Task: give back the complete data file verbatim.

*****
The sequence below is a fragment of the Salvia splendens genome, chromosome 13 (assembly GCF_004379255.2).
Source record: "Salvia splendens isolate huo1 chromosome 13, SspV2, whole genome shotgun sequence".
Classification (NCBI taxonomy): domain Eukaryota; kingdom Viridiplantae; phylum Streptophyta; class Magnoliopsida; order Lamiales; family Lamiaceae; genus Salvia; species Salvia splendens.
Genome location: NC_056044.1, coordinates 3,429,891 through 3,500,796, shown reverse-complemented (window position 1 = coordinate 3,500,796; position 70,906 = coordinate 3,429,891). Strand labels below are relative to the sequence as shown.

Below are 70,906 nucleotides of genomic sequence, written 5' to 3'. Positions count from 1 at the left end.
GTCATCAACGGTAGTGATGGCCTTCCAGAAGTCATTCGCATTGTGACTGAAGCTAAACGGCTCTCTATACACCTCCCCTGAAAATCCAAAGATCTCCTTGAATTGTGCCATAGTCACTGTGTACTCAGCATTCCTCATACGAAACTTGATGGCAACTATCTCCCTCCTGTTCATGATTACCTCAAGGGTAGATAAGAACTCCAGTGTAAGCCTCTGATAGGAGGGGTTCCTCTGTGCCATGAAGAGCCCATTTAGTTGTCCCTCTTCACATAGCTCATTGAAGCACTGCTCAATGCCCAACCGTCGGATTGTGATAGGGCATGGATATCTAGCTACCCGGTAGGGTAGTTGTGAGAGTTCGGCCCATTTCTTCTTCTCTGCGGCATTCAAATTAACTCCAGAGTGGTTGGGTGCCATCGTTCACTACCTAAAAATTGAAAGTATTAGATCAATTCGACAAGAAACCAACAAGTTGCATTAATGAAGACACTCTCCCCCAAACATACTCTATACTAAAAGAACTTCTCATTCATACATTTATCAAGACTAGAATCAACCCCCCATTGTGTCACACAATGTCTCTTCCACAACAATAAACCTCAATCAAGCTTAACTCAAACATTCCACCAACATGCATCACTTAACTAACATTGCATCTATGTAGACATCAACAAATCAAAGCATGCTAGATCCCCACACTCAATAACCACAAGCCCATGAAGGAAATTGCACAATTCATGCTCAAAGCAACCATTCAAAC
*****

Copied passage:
The sequence below is a fragment of the Salvia splendens genome, chromosome 13 (assembly GCF_004379255.2).
Source record: "Salvia splendens isolate huo1 chromosome 13, SspV2, whole genome shotgun sequence".
Classification (NCBI taxonomy): domain Eukaryota; kingdom Viridiplantae; phylum Streptophyta; class Magnoliopsida; order Lamiales; family Lamiaceae; genus Salvia; species Salvia splendens.
Genome location: NC_056044.1, coordinates 3,429,891 through 3,500,796, shown reverse-complemented (window position 1 = coordinate 3,500,796; position 70,906 = coordinate 3,429,891). Strand labels below are relative to the sequence as shown.

Below are 70,906 nucleotides of genomic sequence, written 5' to 3'. Positions count from 1 at the left end.
GTCATCAACGGTAGTGATGGCCTTCCAGAAGTCATTCGCATTGTGACTGAAGCTAAACGGCTCTCTATACACCTCCCCTGAAAATCCAAAGATCTCCTTGAATTGTGCCATAGTCACTGTGTACTCAGCATTCCTCATACGAAACTTGATGGCAACTATCTCCCTCCTGTTCATGATTACCTCAAGGGTAGATAAGAACTCCAGTGTAAGCCTCTGATAGGAGGGGTTCCTCTGTGCCATGAAGAGCCCATTTAGTTGTCCCTCTTCACATAGCTCATTGAAGCACTGCTCAATGCCCAACCGTCGGATTGTGATAGGGCATGGATATCTAGCTACCCGGTAGGGTAGTTGTGAGAGTTCGGCCCATTTCTTCTTCTCTGCGGCATTCAAATTAACTCCAGAGTGGTTGGGTGCCATCGTTCACTACCTAAAAATTGAAAGTATTAGATCAATTCGACAAGAAACCAACAAGTTGCATTAATGAAGACACTCTCCCCCAAACATACTCTATACTAAAAGAACTTCTCATTCATACATTTATCAAGACTAGAATCAACCCCCCATTGTGTCACACAATGTCTCTTCCACAACAATAAACCTCAATCAAGCTTAACTCAAACATTCCACCAACATGCATCACTTAACTAACATTGCATCTATGTAGACATCAACAAATCAAAGCATGCTAGATCCCCACACTCAATAACCACAAGCCCATGAAGGAAATTGCACAATTCATGCTCAAAGCAACCATTCAAAC